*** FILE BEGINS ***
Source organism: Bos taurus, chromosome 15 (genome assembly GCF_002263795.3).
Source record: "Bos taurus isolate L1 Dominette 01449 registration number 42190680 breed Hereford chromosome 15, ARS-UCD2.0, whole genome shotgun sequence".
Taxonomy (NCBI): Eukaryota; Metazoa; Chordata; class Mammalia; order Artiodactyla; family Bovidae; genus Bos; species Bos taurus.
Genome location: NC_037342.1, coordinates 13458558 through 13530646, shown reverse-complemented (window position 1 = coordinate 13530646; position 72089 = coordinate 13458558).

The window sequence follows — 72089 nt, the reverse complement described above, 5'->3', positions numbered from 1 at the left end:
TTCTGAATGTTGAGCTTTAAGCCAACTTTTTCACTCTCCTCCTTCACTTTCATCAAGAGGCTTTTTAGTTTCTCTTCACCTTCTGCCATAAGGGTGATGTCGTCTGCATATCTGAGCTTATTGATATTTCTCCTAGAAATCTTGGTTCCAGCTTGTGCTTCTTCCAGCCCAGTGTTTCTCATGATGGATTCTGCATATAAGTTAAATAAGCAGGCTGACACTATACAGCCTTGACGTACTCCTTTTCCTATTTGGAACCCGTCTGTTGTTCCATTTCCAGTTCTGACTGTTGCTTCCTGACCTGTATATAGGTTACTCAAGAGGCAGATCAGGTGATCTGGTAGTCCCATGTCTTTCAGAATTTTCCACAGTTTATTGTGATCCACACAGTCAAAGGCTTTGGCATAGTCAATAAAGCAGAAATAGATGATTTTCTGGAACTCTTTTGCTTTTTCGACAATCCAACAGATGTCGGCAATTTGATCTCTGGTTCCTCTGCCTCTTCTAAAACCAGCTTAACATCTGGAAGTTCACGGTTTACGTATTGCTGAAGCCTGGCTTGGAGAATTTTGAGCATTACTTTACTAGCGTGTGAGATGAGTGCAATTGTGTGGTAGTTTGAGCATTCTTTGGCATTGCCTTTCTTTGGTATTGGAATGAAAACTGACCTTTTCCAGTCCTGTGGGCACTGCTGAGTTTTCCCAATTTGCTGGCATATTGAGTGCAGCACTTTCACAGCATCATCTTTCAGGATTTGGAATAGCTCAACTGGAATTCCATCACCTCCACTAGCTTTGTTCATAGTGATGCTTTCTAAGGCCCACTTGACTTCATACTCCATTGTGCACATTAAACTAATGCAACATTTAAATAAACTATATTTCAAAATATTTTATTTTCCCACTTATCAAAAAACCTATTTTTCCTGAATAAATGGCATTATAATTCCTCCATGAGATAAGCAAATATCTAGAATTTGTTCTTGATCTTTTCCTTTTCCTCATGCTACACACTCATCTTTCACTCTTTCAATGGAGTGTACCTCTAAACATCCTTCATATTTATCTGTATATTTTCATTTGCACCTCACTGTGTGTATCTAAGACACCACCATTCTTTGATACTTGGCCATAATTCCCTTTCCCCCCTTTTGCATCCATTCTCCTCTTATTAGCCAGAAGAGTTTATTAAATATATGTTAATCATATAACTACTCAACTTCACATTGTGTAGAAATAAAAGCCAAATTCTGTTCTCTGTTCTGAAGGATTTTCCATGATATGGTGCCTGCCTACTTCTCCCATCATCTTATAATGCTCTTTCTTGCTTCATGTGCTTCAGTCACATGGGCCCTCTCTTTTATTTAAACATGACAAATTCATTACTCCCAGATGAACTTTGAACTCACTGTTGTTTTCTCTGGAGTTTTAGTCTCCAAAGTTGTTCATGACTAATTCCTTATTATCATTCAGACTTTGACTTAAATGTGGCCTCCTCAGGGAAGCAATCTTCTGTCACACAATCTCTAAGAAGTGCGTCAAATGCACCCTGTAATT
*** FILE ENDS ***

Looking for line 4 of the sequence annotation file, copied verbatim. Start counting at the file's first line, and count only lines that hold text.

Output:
Genome location: NC_037342.1, coordinates 13458558 through 13530646, shown reverse-complemented (window position 1 = coordinate 13530646; position 72089 = coordinate 13458558).